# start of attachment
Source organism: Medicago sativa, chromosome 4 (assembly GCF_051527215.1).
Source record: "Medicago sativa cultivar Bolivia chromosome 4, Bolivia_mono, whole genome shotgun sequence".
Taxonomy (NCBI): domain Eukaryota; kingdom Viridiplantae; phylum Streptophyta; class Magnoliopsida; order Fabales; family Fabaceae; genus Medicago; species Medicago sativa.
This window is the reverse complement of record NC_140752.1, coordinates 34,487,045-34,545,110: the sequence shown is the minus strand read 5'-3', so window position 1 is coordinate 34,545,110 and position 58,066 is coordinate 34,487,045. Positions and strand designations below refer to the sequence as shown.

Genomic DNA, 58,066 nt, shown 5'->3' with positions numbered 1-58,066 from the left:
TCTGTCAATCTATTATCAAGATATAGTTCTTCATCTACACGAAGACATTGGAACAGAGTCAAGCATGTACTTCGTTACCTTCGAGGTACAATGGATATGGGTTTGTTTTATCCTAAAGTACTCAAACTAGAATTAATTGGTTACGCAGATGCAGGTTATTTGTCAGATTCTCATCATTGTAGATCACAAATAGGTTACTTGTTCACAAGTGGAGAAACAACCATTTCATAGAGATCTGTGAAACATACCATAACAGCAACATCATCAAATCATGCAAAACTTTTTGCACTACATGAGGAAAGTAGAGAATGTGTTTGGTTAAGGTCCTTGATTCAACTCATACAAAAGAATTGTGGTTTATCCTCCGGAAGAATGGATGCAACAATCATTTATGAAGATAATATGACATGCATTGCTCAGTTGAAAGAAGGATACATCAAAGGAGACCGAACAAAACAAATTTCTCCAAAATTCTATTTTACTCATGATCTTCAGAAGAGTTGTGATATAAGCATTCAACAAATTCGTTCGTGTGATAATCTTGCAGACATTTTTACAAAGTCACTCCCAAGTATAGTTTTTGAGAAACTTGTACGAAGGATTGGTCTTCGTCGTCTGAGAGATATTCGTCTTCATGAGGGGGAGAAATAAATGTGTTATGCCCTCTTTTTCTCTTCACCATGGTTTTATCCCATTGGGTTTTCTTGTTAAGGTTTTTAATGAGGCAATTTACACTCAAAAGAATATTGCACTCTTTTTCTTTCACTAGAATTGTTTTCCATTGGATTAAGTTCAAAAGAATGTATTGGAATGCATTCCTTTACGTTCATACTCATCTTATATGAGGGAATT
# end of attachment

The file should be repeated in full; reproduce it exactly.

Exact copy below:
Source organism: Medicago sativa, chromosome 4 (assembly GCF_051527215.1).
Source record: "Medicago sativa cultivar Bolivia chromosome 4, Bolivia_mono, whole genome shotgun sequence".
Taxonomy (NCBI): domain Eukaryota; kingdom Viridiplantae; phylum Streptophyta; class Magnoliopsida; order Fabales; family Fabaceae; genus Medicago; species Medicago sativa.
This window is the reverse complement of record NC_140752.1, coordinates 34,487,045-34,545,110: the sequence shown is the minus strand read 5'-3', so window position 1 is coordinate 34,545,110 and position 58,066 is coordinate 34,487,045. Positions and strand designations below refer to the sequence as shown.

Genomic DNA, 58,066 nt, shown 5'->3' with positions numbered 1-58,066 from the left:
TCTGTCAATCTATTATCAAGATATAGTTCTTCATCTACACGAAGACATTGGAACAGAGTCAAGCATGTACTTCGTTACCTTCGAGGTACAATGGATATGGGTTTGTTTTATCCTAAAGTACTCAAACTAGAATTAATTGGTTACGCAGATGCAGGTTATTTGTCAGATTCTCATCATTGTAGATCACAAATAGGTTACTTGTTCACAAGTGGAGAAACAACCATTTCATAGAGATCTGTGAAACATACCATAACAGCAACATCATCAAATCATGCAAAACTTTTTGCACTACATGAGGAAAGTAGAGAATGTGTTTGGTTAAGGTCCTTGATTCAACTCATACAAAAGAATTGTGGTTTATCCTCCGGAAGAATGGATGCAACAATCATTTATGAAGATAATATGACATGCATTGCTCAGTTGAAAGAAGGATACATCAAAGGAGACCGAACAAAACAAATTTCTCCAAAATTCTATTTTACTCATGATCTTCAGAAGAGTTGTGATATAAGCATTCAACAAATTCGTTCGTGTGATAATCTTGCAGACATTTTTACAAAGTCACTCCCAAGTATAGTTTTTGAGAAACTTGTACGAAGGATTGGTCTTCGTCGTCTGAGAGATATTCGTCTTCATGAGGGGGAGAAATAAATGTGTTATGCCCTCTTTTTCTCTTCACCATGGTTTTATCCCATTGGGTTTTCTTGTTAAGGTTTTTAATGAGGCAATTTACACTCAAAAGAATATTGCACTCTTTTTCTTTCACTAGAATTGTTTTCCATTGGATTAAGTTCAAAAGAATGTATTGGAATGCATTCCTTTACGTTCATACTCATCTTATATGAGGGAATT